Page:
High Availability Networks 2017-08-04T10:26:10+00:00

High Availability Networks

Nowadays, high-availability networks for critical systems is a must. From the technical point of view, the most advanced solutions ensure non-packet-loss in case of single network failure and “Plug & Work” operation. Additionally, customers demand interoperable and standardized solutions in order to avoid a proprietary vendor approach. In this sense, the International Electrotechnical Commission (IEC) has worked intensively to define High-Availability Ethernet based solutions. The two protocols that ensure zero-delay recovery time in case of a network failure are: High-availability Seamless Redundancy (HSR, IEC 62439-3-Clause 5) and Parallel Redundancy Protocol (PRP, IEC 62439-3-Clause 4).

HSR provides redundancy by sending packets in both directions through a ring network. A simple HSR network consists in Doubly Attached Bridging Nodes, each having two Ethernet ports. A HSR node sends the same frame over both ports.

A HSR capable destination node receives in fault-free state, two identical frames over both ports respectively within a certain interval. The first received is accepted while the duplicated is discarded. In case of an interruption in the ring, the frame will always be received through the other port.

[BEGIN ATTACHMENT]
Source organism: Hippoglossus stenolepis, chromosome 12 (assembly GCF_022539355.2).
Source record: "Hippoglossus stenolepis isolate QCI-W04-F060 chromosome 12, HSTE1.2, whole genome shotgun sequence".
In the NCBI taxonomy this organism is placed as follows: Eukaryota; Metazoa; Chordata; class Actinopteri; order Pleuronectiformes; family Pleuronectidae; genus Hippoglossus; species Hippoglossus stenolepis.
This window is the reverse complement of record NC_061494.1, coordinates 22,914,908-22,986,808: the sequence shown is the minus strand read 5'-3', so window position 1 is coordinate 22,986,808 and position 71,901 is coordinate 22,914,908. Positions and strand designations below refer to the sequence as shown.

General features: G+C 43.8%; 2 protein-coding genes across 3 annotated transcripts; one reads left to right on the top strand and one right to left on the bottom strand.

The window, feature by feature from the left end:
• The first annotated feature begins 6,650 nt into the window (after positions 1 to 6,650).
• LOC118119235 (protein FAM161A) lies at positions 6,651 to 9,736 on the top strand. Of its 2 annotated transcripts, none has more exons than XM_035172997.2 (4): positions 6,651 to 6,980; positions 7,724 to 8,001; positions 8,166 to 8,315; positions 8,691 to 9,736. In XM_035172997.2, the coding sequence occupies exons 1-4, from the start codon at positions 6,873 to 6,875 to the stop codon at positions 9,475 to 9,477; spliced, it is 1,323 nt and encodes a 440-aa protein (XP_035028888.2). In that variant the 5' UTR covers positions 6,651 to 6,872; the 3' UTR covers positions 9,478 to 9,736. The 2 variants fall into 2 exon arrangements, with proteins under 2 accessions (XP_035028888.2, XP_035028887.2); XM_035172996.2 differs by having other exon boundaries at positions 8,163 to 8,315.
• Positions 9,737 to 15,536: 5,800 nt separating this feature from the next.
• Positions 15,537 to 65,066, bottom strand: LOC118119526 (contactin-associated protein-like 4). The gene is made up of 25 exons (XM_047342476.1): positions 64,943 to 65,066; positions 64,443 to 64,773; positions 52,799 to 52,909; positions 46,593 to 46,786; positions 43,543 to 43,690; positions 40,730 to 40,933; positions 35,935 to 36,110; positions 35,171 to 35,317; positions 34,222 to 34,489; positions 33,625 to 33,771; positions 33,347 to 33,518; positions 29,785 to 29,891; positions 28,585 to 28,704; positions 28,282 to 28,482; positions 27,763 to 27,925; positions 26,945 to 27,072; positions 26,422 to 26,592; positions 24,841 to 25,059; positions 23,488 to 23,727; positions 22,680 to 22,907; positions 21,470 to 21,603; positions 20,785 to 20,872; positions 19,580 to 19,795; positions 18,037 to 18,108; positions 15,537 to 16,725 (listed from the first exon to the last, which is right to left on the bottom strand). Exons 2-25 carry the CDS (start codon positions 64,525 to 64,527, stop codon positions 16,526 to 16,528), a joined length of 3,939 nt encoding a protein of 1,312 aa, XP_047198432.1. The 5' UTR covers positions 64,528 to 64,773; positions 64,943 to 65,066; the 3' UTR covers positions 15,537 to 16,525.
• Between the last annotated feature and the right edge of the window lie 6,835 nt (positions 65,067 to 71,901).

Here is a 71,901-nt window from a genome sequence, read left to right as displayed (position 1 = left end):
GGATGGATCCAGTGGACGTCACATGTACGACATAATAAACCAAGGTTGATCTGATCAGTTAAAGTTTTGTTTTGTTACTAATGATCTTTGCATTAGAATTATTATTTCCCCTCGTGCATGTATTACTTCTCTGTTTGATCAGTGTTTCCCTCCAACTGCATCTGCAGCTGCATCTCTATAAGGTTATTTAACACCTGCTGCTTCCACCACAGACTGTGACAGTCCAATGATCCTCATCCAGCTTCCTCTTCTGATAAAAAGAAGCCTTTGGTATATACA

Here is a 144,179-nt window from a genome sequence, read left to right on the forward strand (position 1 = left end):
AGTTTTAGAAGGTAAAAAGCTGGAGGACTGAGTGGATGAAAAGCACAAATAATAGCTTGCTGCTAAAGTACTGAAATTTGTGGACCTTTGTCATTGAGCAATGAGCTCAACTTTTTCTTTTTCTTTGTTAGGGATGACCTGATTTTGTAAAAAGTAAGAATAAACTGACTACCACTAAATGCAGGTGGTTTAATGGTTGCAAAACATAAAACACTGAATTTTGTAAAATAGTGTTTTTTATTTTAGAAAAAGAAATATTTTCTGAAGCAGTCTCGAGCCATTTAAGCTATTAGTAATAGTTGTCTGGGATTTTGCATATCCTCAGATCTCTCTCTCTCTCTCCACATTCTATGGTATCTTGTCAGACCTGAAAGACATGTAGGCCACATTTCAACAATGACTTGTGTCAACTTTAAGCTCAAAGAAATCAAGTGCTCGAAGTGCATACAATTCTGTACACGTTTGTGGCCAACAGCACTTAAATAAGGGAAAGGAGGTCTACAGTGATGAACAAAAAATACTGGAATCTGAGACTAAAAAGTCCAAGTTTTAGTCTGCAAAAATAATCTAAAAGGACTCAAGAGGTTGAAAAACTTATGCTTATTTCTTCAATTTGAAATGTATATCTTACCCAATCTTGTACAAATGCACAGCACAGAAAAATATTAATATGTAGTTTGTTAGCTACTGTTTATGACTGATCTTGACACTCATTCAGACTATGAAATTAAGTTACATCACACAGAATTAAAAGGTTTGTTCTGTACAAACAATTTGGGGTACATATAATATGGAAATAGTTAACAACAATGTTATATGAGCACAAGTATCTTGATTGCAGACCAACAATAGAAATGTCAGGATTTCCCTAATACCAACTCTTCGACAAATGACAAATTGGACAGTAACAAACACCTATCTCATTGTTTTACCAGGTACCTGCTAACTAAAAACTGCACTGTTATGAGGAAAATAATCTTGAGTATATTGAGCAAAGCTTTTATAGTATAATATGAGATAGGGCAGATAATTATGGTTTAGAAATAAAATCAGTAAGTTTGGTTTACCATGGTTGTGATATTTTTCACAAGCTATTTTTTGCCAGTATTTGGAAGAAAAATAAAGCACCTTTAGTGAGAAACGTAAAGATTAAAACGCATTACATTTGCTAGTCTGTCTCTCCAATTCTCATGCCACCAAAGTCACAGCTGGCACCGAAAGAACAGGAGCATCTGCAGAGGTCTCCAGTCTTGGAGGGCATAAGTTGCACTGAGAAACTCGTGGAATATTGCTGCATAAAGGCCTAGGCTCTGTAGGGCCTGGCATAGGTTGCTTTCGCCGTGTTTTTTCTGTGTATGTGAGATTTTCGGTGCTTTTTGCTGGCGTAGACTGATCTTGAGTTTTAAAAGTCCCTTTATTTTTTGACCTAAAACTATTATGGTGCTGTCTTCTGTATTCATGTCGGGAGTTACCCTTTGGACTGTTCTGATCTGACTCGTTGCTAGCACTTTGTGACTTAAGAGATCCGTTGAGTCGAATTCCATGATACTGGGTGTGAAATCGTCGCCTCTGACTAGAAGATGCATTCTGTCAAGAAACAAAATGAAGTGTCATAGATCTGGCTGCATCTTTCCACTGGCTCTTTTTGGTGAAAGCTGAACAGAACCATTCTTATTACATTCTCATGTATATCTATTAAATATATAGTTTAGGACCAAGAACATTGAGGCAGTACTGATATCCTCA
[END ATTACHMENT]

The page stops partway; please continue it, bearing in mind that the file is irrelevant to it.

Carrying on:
HSR offers high-availability and very short reaction time. In addition, the switching rules defined in the standard allow a simple way to calculate the delay in the communications for the Worst Case scenario, enabling the use of this protocol in applications that demand real-time.

PRP redundancy is implemented in the nodes rather than in the network. Especially adapted nodes (Dual Attached Nodes – DANs) are connected to two independent Ethernet networks (LAN A and LAN B) and send the same frames over both networks.

In a fault-free state, destination nodes consume the first received frame and discard the duplicated one. In case of a fault in one of the networks, the frames will still be transmitted and received through the other.

Non-PRP nodes can be attached to a single network, thus they communicate only with nodes attached to this network or connected to both networks through a Redbox.

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